The red-bellied black snake (Pseudechis porphyriacus) is a species of elapid snake native to eastern Australia. Though its venom is capable of causing significant morbidity, a bite from it is not generally fatal and is less venomous than other deadly Australian snakes. It is common in woodlands, forests, and swamplands of eastern Australia. It is one of Australia’s best-known snakes, as it is common in urban areas along the eastern coast of Australia. It has an average total length of 1.5 to 2 metres.
This is generally not an aggressive species. However, when provoked, it will recoil into its striking stance as a threat, but will try to escape at the first opportunity. It is most active by day. When not hunting or basking it may be found beneath timber, rocks, and rubbish or down holes and burrows.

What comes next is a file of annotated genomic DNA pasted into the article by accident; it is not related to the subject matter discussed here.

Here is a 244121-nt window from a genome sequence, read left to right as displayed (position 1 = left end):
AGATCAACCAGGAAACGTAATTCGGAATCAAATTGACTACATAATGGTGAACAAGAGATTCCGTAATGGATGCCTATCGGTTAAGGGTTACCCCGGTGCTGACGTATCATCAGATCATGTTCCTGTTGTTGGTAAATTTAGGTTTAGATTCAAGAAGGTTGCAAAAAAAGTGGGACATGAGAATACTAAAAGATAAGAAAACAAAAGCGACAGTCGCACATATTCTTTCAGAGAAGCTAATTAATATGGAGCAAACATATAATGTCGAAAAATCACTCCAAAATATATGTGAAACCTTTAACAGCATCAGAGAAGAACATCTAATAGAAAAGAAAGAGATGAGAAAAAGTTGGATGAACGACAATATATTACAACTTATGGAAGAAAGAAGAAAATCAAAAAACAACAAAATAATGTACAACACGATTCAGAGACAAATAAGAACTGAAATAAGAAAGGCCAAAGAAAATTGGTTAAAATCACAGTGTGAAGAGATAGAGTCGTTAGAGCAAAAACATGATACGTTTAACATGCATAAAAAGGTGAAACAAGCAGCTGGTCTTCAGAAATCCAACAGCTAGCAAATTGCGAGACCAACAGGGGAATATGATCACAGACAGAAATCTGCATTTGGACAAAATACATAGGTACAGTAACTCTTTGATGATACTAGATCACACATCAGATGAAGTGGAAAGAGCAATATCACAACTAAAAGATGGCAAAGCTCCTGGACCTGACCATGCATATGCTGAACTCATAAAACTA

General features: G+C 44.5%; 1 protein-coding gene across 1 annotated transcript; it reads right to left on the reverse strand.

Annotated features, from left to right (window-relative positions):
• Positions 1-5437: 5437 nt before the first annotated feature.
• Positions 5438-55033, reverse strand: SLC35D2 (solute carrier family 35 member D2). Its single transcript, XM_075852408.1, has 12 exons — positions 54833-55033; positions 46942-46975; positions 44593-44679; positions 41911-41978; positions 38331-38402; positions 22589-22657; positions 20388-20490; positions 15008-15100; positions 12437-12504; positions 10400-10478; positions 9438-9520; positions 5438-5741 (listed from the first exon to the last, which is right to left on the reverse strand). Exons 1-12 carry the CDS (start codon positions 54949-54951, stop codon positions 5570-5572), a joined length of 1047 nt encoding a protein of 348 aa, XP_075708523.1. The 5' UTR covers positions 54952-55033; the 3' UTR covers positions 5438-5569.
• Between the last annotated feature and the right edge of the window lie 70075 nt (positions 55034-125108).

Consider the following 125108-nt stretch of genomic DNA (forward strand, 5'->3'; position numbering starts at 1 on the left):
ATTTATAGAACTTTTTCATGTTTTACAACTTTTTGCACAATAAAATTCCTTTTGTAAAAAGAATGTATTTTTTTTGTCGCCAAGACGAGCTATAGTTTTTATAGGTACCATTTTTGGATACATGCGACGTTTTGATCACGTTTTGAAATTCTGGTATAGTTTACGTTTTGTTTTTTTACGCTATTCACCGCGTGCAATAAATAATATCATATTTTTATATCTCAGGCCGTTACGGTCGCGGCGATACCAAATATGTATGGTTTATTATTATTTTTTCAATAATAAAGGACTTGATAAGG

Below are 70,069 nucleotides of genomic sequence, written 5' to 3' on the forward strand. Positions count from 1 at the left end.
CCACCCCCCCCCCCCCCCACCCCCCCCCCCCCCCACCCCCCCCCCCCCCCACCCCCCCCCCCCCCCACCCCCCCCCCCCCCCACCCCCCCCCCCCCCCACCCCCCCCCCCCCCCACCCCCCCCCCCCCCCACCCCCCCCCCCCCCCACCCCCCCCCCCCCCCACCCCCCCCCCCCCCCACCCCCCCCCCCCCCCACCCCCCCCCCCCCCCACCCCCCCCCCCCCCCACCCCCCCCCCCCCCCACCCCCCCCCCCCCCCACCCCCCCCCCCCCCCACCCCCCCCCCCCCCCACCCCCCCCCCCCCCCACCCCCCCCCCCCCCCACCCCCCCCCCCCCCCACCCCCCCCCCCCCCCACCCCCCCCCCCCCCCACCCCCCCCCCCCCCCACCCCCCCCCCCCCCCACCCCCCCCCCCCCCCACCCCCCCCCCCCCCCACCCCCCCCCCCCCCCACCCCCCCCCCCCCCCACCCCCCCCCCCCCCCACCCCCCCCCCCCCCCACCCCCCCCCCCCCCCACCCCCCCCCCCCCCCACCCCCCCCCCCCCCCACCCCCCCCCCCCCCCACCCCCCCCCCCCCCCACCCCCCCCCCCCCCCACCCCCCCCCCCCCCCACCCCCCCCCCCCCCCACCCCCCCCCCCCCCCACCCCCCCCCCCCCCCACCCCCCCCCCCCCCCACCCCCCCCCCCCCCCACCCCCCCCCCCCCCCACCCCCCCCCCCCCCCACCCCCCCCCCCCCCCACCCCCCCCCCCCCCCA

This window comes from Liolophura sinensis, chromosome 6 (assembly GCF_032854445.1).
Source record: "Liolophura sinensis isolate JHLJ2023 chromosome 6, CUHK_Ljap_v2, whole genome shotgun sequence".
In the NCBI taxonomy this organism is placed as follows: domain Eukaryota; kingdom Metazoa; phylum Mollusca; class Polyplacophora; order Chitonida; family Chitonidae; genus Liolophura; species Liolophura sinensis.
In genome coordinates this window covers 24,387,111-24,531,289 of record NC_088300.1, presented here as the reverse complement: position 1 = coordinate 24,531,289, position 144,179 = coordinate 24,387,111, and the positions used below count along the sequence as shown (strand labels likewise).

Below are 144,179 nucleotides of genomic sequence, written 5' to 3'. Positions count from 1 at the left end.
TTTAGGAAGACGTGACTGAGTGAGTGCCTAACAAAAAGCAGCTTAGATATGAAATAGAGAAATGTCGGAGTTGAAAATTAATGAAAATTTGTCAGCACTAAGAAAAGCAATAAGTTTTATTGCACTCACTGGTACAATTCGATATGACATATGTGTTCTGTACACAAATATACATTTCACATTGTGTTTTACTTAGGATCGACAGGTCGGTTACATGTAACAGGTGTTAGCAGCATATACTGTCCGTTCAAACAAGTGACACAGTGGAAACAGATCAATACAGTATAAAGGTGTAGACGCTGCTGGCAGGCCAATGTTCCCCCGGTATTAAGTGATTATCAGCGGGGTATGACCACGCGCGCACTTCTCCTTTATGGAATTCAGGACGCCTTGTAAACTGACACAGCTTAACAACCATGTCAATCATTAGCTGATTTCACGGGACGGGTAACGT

The diet of red-bellied black snakes primarily consists of frogs, but it also preys on reptiles and small mammals. They also eat other snakes, including those of their own species. [Wikipedia]
(Photo credits: Stephen Mahony, Matt Clancy, Aussie Pythons, Australian Geographic)